In addition to the frequency of control assessments, organizations need to extend their coverage beyond stopping threats from getting in to include prevention of data going out. At the end of the day, the real harm of a cyber-attack lies in the data extrusion or leakage and not in the exploitation of a vulnerability.

Last, but not least, coverage needs to be extended beyond the internal network and endpoints to include dispersed web properties, social media channels, mobile platforms, and third-party infrastructures. While this increases big data challenges in security, cybercrime is not single-dimensional and requires an integrated cyber security architecture that covers networks, endpoints, and security analytics on an enterprise scale.

This preventive, pro-active model is based on interconnecting otherwise silo-based security and IT tools and continuously monitoring and assessing the data they generate. The objective is to achieve a closed-loop, automated remediation process that is based on risk.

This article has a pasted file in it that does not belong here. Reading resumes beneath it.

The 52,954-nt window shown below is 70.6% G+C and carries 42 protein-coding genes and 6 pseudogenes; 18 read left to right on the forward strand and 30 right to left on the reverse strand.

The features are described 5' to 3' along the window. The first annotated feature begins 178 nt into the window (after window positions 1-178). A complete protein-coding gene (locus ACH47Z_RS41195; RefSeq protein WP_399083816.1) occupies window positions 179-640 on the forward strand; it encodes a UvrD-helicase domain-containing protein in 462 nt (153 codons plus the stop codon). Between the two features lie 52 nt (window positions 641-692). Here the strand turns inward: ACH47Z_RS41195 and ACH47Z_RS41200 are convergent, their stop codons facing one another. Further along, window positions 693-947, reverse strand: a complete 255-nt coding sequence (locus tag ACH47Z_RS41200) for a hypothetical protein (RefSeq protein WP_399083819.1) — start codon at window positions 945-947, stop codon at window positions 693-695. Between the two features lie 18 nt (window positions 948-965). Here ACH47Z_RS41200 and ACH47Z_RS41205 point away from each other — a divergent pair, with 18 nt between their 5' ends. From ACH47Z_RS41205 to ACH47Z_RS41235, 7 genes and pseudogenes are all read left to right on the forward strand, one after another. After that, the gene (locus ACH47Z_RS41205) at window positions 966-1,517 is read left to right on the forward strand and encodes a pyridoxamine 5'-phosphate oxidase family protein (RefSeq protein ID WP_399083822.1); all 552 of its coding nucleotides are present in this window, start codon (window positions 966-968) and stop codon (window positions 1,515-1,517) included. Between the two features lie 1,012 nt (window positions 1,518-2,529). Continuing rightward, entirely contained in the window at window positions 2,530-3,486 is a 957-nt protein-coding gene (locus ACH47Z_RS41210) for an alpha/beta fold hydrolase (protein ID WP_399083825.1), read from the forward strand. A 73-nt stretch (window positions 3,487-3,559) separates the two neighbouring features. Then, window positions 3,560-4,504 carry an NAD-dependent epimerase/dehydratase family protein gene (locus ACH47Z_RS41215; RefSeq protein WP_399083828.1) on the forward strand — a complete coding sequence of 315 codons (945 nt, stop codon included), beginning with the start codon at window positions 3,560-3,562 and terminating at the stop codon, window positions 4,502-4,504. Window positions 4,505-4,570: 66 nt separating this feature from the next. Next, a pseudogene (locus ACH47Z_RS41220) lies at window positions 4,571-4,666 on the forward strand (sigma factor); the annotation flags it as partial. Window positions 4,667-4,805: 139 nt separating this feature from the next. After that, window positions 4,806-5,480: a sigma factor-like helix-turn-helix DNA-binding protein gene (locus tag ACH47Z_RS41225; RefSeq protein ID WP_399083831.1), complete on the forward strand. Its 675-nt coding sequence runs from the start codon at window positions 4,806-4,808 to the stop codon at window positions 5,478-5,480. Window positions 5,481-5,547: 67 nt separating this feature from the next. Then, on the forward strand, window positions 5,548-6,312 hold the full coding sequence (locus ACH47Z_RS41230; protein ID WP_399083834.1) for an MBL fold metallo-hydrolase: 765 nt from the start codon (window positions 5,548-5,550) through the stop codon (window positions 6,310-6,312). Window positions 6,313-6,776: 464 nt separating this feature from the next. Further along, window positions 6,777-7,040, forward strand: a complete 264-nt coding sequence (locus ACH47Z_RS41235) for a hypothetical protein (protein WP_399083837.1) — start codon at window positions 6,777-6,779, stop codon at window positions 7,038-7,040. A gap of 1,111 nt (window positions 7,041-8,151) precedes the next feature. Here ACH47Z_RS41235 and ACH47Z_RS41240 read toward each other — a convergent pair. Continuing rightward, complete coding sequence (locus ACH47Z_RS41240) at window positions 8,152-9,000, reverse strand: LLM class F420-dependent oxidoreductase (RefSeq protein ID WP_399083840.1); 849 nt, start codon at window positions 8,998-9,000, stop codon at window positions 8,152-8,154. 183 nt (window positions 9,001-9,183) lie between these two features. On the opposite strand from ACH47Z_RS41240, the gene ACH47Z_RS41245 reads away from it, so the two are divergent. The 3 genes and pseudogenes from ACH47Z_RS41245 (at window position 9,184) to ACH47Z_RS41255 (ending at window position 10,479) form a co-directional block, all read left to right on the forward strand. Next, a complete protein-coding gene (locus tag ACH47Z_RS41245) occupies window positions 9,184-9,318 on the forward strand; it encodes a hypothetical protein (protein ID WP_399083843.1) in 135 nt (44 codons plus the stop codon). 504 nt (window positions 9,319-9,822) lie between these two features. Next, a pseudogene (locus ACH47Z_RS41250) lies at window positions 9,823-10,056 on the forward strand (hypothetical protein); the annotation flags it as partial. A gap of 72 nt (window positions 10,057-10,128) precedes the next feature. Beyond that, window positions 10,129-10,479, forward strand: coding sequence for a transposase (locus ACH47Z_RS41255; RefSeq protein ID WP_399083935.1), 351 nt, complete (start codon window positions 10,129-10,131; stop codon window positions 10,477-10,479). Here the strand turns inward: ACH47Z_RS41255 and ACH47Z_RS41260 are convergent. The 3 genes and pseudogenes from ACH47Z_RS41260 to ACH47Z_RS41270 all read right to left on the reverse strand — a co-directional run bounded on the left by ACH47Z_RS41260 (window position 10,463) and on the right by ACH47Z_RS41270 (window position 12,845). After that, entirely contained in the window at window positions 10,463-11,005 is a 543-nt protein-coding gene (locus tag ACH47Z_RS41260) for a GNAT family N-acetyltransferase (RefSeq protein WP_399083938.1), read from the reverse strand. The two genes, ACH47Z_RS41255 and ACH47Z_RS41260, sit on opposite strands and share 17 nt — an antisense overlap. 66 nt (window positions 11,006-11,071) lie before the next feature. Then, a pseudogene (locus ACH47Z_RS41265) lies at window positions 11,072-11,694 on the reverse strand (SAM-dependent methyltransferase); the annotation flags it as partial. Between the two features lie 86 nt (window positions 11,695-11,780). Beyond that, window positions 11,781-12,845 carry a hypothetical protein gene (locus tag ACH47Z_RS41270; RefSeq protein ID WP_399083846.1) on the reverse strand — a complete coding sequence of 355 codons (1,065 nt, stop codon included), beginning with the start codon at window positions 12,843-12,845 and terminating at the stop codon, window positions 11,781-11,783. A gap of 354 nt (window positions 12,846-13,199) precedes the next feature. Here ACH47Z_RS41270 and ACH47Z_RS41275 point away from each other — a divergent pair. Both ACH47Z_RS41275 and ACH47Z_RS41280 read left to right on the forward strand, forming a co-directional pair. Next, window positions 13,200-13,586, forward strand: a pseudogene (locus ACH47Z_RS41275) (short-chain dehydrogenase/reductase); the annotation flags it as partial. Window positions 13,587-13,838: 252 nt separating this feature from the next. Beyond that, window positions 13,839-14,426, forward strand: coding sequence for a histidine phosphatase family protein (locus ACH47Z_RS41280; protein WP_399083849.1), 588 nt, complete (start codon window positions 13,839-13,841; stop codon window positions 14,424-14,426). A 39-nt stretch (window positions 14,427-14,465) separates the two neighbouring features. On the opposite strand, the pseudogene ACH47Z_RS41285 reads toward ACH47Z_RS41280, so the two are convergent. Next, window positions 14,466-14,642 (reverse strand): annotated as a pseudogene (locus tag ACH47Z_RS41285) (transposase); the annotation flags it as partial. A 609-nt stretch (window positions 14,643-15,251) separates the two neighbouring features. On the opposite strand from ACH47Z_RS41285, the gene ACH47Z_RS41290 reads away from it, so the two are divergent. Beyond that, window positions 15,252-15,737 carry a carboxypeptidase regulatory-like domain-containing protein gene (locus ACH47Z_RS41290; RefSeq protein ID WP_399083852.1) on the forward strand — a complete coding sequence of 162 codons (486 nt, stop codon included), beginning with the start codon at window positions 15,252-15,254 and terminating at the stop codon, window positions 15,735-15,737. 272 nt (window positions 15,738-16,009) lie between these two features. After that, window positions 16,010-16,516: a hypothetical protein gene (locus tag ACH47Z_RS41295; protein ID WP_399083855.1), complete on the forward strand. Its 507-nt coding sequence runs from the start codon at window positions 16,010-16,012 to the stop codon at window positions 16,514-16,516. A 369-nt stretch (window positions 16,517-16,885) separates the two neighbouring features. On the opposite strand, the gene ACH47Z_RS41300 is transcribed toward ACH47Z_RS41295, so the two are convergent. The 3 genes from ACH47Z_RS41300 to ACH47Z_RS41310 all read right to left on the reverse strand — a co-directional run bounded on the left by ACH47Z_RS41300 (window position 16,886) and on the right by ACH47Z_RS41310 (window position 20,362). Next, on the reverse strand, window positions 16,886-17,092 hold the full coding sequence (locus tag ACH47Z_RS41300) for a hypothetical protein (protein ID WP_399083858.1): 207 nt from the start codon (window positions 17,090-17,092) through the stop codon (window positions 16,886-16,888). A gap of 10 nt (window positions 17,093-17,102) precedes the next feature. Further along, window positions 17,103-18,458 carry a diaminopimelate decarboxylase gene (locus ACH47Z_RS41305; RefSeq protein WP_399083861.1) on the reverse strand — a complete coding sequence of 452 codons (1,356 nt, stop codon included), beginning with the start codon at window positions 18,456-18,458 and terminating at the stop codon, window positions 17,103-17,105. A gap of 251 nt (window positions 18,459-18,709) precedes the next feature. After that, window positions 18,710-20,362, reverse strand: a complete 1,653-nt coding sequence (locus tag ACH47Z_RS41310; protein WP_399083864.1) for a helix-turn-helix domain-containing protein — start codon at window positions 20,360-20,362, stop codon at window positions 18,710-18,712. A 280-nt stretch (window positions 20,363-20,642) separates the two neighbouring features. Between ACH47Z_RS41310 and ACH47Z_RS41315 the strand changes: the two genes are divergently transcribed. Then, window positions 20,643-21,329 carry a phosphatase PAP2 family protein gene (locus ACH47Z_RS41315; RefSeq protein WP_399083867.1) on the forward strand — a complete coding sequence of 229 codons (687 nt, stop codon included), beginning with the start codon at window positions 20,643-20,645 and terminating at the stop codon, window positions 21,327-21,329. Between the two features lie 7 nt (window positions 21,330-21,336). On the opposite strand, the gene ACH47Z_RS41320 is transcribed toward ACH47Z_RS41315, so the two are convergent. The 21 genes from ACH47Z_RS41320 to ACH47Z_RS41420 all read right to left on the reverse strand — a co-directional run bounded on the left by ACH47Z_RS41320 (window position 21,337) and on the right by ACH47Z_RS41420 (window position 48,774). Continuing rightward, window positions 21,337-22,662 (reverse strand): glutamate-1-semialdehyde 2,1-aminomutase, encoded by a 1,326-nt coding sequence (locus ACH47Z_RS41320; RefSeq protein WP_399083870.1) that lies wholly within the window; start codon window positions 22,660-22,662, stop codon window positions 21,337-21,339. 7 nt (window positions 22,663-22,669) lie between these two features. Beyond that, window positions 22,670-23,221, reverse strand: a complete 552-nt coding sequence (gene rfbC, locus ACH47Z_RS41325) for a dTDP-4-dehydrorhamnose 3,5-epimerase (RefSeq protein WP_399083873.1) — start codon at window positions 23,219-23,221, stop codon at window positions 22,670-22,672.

Continuous security monitoring includes the reconciliation of assets and automation of data classification, alignment of technical controls, automation of compliance testing, deployment of assessment surveys, and automation of data consolidation. By leveraging a common control framework an enterprise can reduce overlap, increase accuracy in data collection and data analysis, and reduce redundant, labor-intensive efforts by up to 75%.

This approach allows for an increased frequency of data assessments (e.g., on a weekly basis) and requires security data automation by aggregating and normalizing data from a variety of sources such as security information and event management (SIEM), asset management, threat feeds, and vulnerability scanners. The benefits are situational awareness which can expose exploits and threats in a timely manner (preventing a Target scenario), and historic trend data to assist in predictive security. Ultimately, this model can significantly improve an organization’s security efficacy.


Torsten George is Vice President of Worldwide Marketing and Products at integrated risk management software vendor Agiliance. With over 20 years of global information security experience, Torsten frequently presents and provides commentary on compliance and security risk management strategies, data breaches, cyber security, and incident response best practices. Torsten has held executive roles with ActivIdentity (now part of HID Global), Digital Link, and Everdream Corporation (now part of Dell). He holds a Ph.D. in Economics and an M.B.A.Previous Columns by Torsten George:Steps to Improving Security EfficacyRetooling Security for the Cloud AgeSecurity Threats: Risks Often Neglected Step Child The NIST Cybersecurity Framework – Improving Cyber Resilience? The Role of Big Data in Security